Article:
Features and characters of the individual
Chestnut trees: facts and stories
Chestnut trees are a symbol of longevity. They have existed on earth for 20 million years, surviving several ice ages.
Celts used to worship these large, hard-wearing trees, seeing them like warriors covered in armour with sharp spears pointing outwards. Their foliage is abundant and dense, with the leaves having a long oval shape (lanceolate) with pointed ends (acuminate) and deep, pointed serrations around the edges. Celts would pause at the foot of a chestnut tree to seek inspiration and gather their courage before heading into battle.
One of the oldest chestnut trees on the planet can be found at the foot of Mount Etna on Sicily. It is estimated to be over 3000 years old. This famous tree is called ‘Castagno dei cento cavalli’ (‘hundred-horse chestnut’). In the 16th century, this tree was said to have provided shelter to Joanna of Aragon and one hundred of her men on horseback. This tree is hollow in the middle, with several large trunks growing from the same roots to create a sort of circular enclosure (tens of metres in diameter).
Did you know?
Sweet chestnuts have been a staple of human diets since well before the arrival of the potato in Europe. Our ancestors ate chestnuts for several centuries, which helped them to avoid famine and certain winter diseases.
Chestnuts are one of the most complete foodstuffs, providing plenty of nutrients for our bodies. They are starchy and high in fibre, and they are easy to digest as they don’t contain gluten. They also contain 5–7% protein, around 14% slow-release carbohydrates, and only around 2% fats.
And that’s not all! Chestnuts are a source of many vitamins and minerals. The vitamin C content of chestnuts is comparable to lemons! They also contain several B vitamins, and are rich in potassium, phosphorus, calcium and magnesium. Small amounts of iron, copper, zinc and other metals are also present. The nutritional benefits of chestnuts are worth rediscovering, especially when it comes to boosting our digestive health and immune systems.
The benefits of sweet chestnut trees
Chestnuts are definitely forest trees above all. They can grow to a huge size. This means that they are rarely planted as street trees, so that there isn’t the risk of them falling onto people or cars. They are more suitable for planting in large gardens or parks. Wherever they grow, they have a decorative effect thanks to their magnificent structure and colouring. They also set the rhythm of the seasons.
With their very ample and dense foliage, they can produce large quantities of oxygen. They’re able to purify the air and absorb a lot of air pollution and CO2 over time, storing it in their wood. The very dark shade cast by the tree creates a milder climate in the immediate area during summer.
They are also allies when it comes to biodiversity. The city’s classic range of trees is enriched by their presence. They also have very abundant blossoms with plenty of nectar for honey bees to produce delicious honey. The tree therefore provides nutrition for a range of species: from insects to small animals to large mammals!
How to recognise a sweet chestnut tree
large (15–25cm), shaped like a long, pointed spear (lanceolate); distinct serrated leaf edges
shiny dark green in spring and summer; orangey brown in autumn; and still visible for part of winter before falling from the tree (deciduous)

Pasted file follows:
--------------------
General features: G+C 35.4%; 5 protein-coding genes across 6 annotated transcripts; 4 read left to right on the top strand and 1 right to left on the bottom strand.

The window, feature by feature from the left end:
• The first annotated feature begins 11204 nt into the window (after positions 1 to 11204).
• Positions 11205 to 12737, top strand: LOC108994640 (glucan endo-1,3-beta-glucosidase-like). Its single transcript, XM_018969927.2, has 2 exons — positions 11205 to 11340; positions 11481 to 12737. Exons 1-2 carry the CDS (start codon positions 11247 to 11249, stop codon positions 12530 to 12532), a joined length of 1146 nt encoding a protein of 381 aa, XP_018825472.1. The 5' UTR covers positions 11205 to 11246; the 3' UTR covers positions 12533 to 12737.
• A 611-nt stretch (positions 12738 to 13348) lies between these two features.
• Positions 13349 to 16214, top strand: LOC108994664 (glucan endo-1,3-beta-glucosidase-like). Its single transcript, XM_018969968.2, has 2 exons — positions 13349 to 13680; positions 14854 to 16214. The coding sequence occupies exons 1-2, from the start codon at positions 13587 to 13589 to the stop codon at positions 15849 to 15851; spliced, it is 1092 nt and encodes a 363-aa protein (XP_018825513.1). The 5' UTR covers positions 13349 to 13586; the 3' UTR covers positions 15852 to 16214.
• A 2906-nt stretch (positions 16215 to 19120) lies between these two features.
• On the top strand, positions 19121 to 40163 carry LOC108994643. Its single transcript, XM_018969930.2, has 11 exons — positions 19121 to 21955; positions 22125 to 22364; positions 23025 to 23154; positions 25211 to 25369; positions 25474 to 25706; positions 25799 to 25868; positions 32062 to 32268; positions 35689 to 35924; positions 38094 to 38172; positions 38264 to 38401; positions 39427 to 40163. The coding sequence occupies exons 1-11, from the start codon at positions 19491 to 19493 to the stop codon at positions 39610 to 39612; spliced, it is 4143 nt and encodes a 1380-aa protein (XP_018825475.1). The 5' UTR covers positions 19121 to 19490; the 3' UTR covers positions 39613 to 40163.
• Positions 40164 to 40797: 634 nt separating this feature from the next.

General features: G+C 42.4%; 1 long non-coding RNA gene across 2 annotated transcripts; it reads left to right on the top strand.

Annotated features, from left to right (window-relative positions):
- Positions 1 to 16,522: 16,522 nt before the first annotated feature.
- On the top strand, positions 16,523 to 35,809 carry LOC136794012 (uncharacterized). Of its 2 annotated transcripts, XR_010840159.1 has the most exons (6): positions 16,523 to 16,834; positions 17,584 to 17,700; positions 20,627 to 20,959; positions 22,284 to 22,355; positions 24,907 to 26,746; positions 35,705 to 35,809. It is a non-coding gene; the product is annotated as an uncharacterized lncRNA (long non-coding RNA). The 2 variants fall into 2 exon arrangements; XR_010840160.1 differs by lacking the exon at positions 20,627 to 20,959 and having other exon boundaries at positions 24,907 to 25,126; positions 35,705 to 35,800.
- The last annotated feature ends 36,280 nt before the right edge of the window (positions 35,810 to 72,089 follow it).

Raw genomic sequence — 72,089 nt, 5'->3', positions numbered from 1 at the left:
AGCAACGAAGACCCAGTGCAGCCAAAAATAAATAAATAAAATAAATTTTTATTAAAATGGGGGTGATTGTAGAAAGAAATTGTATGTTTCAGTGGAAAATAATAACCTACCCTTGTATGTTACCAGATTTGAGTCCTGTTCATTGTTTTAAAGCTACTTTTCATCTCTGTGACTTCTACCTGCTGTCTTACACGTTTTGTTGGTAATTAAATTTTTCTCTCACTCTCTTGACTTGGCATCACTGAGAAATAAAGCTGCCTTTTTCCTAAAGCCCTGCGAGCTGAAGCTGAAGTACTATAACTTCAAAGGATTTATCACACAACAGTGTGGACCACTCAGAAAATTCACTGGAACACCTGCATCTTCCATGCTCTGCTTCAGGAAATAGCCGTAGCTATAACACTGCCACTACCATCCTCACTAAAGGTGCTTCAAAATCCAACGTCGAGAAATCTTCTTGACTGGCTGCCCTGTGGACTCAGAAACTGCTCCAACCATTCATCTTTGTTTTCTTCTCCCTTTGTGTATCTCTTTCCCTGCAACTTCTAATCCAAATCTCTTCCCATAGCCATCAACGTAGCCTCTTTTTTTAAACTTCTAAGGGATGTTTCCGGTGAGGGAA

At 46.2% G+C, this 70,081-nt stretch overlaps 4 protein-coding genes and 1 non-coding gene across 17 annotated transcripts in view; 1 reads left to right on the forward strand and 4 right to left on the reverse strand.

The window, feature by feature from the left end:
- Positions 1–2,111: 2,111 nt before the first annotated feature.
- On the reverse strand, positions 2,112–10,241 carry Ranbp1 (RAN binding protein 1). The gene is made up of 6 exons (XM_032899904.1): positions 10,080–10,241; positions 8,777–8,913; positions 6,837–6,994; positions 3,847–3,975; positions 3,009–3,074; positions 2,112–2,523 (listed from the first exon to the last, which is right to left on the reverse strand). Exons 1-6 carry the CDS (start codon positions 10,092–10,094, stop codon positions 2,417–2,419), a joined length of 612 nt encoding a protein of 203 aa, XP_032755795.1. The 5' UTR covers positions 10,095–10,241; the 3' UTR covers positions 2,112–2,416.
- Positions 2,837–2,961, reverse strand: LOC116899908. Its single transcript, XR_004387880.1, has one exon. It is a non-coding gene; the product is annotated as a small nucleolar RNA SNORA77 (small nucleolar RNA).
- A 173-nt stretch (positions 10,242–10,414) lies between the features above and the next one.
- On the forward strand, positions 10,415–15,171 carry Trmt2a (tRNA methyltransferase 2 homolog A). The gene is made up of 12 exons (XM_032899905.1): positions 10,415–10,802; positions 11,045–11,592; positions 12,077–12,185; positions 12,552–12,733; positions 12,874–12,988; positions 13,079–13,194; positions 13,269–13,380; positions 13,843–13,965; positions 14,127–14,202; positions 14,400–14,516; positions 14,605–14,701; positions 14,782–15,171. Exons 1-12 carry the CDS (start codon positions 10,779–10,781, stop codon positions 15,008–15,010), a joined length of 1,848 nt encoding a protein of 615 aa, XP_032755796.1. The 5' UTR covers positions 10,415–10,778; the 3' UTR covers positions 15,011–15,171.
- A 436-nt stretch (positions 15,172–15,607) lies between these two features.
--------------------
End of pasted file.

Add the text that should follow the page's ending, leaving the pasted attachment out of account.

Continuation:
burr; yellow-green spiky capsule with nut/seed inside
catkins; gold-coloured and fragrant; with nectar that is used for making honey (melliferous)
grey-brown to dark brown; heavily cracked (more prominent with age)
Specifics about this tree
This tree has historical value. It is one of the surviving trees from when Ixelles was still countryside. It witnessed the whole hill transform into a residential and commercial neighbourhood.
In the 1930s, this chestnut tree could already be seen growing at the entrance of a large property’s grounds (see the images from Bruciel in the gallery). Back then, on the opposite side of the road, there were large cultivated fields, but this rural landscape was turned into tennis courts between the late 60s and early 70s. In the same period, a few metres away from the tree, a huge retail lot was planned and developed.
This tree remains as a guardian for this private residential close, set back slightly from the main road. During its time here, it has brushed shoulders with several generations of residents. It is highly likely that the tree has been kept in place all this time because it helps to maintain privacy for the close. It is also a beautiful tree, forming a pretty dome of welcoming greenery. When it blossoms, the magnificent golden flowers are wonderfully fragrant. Then in autumn, the foliage all turns red. It’s not hard to see why the residents couldn’t live without it!
This tree serves as a reminder that chestnuts and humans have a long history together. This relationship is maintained well in some places. If the residents of this close continue to cherish this chestnut tree, it should be able to live for a few centuries more. Hopefully it manages to escape one particular disease that has been increasingly affecting chestnut trees since 2014: Cryphonectria parasitica, a fungus originating in Asia. Sweet chestnut trees aren’t able to defend themselves against this fungus very well.
(Story and photos created by Priscille Cazin- Sylvolutions)
This portrait is:
- Enriched with an illustration from the Belgian Federal State Collection on permanent loan to the Meise Botanical Garden.
- An initiative of Christos Doulkeridis, Mayor of Ixelles , Audrey Lhoest, portfolio holder for Environment, Green Spaces and Planting, and Tourism and the Ixelles Communal executive